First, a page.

Despite setbacks, Biden reaches aid breakthrough on Israel trip

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President Joe Biden is departing his trip to Israel — meant as a show of continued solidarity with the ally — with a significant breakthrough on providing humanitarian assistance to Palestinians.

The president announced the U.S. will be providing $100 million in humanitarian assistance for Palestinians in Gaza and the West Bank to support the more than a million displaced people in need of water, food, medical care and other needs.

Israel and Egypt agreed to the movement of aid from Egypt into Gaza “based on the understanding that there will be inspections and that the aid should go to civilians, not to Hamas,” President Biden said in remarks Wednesday. The president spoke after meeting with Israeli first responders and families who have lost loved ones in the conflict.

WATCH: Hundreds killed in strike on Gaza hospital as Israeli-Hamas war worsens

The development comes less than 24 hours after Biden began his trip to Israel with a major setback. Jordan and the Biden administration agreed to cancel a summit between Arab leaders and the president after hundreds were killed in an explosion at a Gaza hospital Tuesday. Biden had planned to meet with King Abdullah II of Jordan, Palestinian Leader Mahmoud Abbas and Egyptian President Abdel Fattah el-Sisi in Amman.

The scrapped meeting makes Biden’s goal of preventing a wider regional war more difficult. While repeating America’s commitment to Israel, something Biden wanted to “personally” demonstrate with the trip, the president issued a word of warning.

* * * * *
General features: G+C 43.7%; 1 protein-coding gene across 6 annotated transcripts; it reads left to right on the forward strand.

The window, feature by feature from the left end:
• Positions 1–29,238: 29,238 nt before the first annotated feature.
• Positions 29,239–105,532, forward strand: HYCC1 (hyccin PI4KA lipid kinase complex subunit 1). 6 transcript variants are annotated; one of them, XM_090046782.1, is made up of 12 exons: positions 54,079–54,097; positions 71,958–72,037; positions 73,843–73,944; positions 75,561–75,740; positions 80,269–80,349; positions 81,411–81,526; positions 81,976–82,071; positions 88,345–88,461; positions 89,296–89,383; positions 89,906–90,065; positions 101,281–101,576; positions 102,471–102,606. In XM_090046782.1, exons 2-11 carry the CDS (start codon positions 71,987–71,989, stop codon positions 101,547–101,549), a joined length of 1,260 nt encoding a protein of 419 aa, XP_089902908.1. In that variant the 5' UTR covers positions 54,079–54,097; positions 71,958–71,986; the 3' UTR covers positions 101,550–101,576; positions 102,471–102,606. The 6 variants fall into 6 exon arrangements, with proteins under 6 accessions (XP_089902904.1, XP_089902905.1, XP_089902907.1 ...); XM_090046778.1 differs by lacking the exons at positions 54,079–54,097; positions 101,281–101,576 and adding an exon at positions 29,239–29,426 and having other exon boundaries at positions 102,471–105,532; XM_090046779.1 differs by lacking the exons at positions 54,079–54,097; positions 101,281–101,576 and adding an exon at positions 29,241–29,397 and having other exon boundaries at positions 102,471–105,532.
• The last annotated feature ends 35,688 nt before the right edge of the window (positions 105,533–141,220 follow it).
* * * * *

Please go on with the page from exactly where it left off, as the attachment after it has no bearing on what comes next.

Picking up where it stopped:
“You are a Jewish state but you’re also a democracy, and like the United States, you don’t live by the rules of terrorists, you live by the rule of law,” Biden said Wednesday. “I caution this: While you feel that rage, don’t be consumed by it. After 9/11, we were enraged in the U.S. While we sought justice and got justice, we also made mistakes.”

Earlier in the day, Biden met with Israel Prime Minister Benjamin Netanyahu and the Israeli war cabinet, vowing that America would “have Israel’s back as you work to defend your people.”

The president also addressed the explosion at Al-Ahli Arab Hospital, which the Hamas-run Gaza Health Ministry estimates killed roughly 500 people.

“I was deeply saddened and outraged by the explosion of the hospital in Gaza yesterday, and based on what I’ve seen, it appears as though it was done by the other team,” Biden said Wednesday as he met with Israeli officials. “Not you, but there’s a lot of people out there not sure. We’ve got to overcome a lot of things.”

Asked by reporters what made him sure Israel wasn’t behind the hospital explosion, Biden said, “the data I was shown by my defense department.”

Shortly after the president’s comments, National Security Council spokesperson Adrienne Watson added that “our assessment, based on analysis of overhead imagery, intercepts and open source information, is that Israel is not responsible for the explosion at the hospital in Gaza yesterday.”

Watson said the administration will continue to collect information on the explosion.

Since Hamas launched an attack on Israel on Oct. 7, Biden has appealed to leaders in the region to contain the ongoing conflict between Israel and Hamas. The administration is desperately working to deter state and terrorist groups from escalating to a regional war.

Wednesday’s visit marked the second time in his presidency that Biden has visited a war zone after visiting Ukraine in February.

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